In the face of a major financial crisis, the MTA says it is considering hiking fares for a second year in a row to close a growing budget gap — and, not surprisingly, riders are not pleased.
Transit officials are expected to propose the fare increase Wednesday, with the idea that it would take effect next July.
Riders told NY1 Tuesday
that while they understand that the agency is in financial turmoil, riders, too, are being hit by the troubled economy.
"You don't always get your ride on time. The buses are always late," said one passenger. "If they can make everything run on time and run faster, then I'd pay more. It's really frustrating."
"They're always raising these fares, but they're not raising my paycheck," said another. "Living here is expensive already, but now with the trains, it's crazy."
"Every time you turn around, something is going up on you," said a third. "We just did this subway fare increase and here we go again."
"I don't think that it's fair that we always have to pay," said a fourth. "It's too expensive."
It's not clear yet exactly how much subway, bus, and rail fares would go up, but the MTA says it needs to increase total fare revenue by eight percent — the equivalent of about $400 million a year.
The details have not yet been worked out, but a 25-cent increase in the cash fare would be a 12.5-percent increase, in the neighborhood of the MTA's eight-percent target.
Both the mayor and the governor said Tuesday that the MTA should explore every other option before resulting to the hike.
"If we can cut five percent this year and two and a half percent last year, and we'll have to have further cuts, then the MTA's got to find ways to do that," said Mayor Michael Bloomberg.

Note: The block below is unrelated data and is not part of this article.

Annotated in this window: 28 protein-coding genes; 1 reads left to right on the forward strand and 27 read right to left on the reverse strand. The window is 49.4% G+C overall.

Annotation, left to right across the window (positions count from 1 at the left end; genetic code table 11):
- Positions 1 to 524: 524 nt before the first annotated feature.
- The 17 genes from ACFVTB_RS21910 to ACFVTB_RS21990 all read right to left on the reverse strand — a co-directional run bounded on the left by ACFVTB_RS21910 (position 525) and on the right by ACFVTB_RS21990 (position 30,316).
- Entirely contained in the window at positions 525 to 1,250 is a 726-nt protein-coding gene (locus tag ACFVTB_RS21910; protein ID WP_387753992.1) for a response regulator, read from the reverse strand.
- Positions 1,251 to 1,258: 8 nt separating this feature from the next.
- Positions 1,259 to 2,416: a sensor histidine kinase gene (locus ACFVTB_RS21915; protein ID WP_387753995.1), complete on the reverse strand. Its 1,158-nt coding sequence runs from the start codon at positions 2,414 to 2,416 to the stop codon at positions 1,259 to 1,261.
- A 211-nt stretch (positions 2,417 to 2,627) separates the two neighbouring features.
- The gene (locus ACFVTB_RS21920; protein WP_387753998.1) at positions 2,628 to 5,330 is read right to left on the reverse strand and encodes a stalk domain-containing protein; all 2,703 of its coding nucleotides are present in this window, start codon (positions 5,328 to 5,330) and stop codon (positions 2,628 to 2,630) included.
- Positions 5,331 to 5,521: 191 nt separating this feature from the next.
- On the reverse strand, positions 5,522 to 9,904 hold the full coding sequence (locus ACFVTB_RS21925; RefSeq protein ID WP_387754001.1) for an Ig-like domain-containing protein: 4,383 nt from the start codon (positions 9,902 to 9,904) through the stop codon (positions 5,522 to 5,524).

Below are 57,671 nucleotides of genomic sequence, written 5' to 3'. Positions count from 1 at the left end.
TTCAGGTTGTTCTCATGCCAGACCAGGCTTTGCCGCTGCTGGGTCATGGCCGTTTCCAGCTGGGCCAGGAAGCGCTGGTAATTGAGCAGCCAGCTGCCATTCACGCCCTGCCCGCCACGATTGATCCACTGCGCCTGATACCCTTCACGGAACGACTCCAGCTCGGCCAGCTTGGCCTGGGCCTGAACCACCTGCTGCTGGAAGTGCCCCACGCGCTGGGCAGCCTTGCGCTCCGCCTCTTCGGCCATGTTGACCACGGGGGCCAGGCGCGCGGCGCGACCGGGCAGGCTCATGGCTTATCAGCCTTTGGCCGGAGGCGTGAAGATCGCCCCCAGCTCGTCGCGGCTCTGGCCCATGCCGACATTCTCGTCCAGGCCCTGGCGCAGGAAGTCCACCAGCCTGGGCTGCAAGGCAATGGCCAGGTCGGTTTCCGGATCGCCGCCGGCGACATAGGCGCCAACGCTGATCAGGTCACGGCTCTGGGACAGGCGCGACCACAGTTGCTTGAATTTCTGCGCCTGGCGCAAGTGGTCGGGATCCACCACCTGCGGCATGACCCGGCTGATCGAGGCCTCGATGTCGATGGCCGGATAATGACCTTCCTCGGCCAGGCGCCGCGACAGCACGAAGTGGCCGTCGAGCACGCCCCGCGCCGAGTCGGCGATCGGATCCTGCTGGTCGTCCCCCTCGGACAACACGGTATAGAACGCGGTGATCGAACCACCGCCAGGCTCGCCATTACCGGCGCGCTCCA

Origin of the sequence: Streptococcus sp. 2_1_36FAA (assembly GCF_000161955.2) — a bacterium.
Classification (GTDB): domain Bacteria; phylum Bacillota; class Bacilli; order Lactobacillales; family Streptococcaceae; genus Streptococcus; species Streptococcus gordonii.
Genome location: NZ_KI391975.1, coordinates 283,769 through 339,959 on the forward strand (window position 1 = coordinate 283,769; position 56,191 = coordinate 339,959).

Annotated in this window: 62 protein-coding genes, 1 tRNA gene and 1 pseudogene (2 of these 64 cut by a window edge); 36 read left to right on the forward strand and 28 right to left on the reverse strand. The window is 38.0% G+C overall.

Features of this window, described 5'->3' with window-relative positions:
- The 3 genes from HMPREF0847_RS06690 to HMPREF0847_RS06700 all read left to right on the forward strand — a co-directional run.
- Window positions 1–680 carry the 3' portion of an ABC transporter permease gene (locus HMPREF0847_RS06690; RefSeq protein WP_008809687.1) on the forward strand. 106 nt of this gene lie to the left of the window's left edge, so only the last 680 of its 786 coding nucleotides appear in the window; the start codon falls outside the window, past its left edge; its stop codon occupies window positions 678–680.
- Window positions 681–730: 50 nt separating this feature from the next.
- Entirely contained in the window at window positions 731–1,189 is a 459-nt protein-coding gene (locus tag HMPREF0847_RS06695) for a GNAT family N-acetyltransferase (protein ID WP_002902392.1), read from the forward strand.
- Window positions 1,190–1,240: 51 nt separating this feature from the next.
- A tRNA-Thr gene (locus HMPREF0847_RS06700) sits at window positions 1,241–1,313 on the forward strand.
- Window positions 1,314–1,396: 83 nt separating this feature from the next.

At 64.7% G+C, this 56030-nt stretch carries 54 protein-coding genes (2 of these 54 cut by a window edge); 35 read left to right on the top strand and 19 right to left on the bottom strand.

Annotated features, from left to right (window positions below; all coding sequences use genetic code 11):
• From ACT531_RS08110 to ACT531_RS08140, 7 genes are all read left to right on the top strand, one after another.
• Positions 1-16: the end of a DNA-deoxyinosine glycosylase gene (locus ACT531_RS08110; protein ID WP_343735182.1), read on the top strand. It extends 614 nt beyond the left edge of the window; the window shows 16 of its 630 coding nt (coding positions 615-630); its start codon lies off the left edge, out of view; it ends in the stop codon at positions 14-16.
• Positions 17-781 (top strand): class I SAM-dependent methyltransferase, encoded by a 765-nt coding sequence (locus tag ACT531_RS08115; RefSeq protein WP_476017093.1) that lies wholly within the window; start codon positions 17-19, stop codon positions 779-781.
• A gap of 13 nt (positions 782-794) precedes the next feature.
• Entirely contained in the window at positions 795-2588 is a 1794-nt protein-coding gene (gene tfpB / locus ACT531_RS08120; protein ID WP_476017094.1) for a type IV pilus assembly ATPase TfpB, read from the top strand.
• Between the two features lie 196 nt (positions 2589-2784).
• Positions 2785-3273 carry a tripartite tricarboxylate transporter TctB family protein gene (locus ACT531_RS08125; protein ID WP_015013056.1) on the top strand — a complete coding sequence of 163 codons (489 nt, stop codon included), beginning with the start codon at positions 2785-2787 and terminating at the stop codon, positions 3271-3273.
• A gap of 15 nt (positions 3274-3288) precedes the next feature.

"Not only don't we have money to contribute, we put in an enormous amount of money," continued Bloomberg. "For example, we pay debt service on a lot of the capital investments that have been made in the past in the MTA. And we provide police protection."
"There's got to be a way to prevent a fare hike," seconded Governor David Paterson. "What I would point out is that the MTA is encumbered. They have a $11 billion to $14 billion shortfall in their capital budget and we are trying to remediate that problem."
Straphangers are not the only ones being asked to chip in. The MTA's budget is about $900 million short, thanks to higher energy costs and lower tax revenue, because of the struggling real estate market.
In addition to higher fares, the agency plans to eliminate the use of free E-ZPasses by government agencies, including the NYPD, saving about $10 million a year.
The agency also plans to cut another $45 million from its budget and is seeking $300 million additional from the city and state.
The New York Public Interest Research Group's Straphangers Campaign said that the city must to contribute more to the MTA. Currently, the city provides about four percent of the MTA's operating budget.
"The city now gives so little to a transit system that makes New York possible," said Gene Rusianoff of the Straphangers Campaign. "It's like they are jumping the turnstile."
"They get all these benefits from the transit system," continued Russianoff. "It makes the city's economy zing, and gives us the mobility that's the envy of the country. And they pay like loose change for the operations of the system."
The MTA is required to hold public hearings before raising fares. A committee headed by former MTA Chairman Richard Ravitch will recommend ways to solve the agnecy's financial crisis.
Ravitch's report is due by December, and the hearings would not take place until early 2009.
If fares do go up next year, it would be only the second time in the more than 100-year history of the New York City subway that fares have gone up in back-to-back years. The only other time was in 1980 and 1981.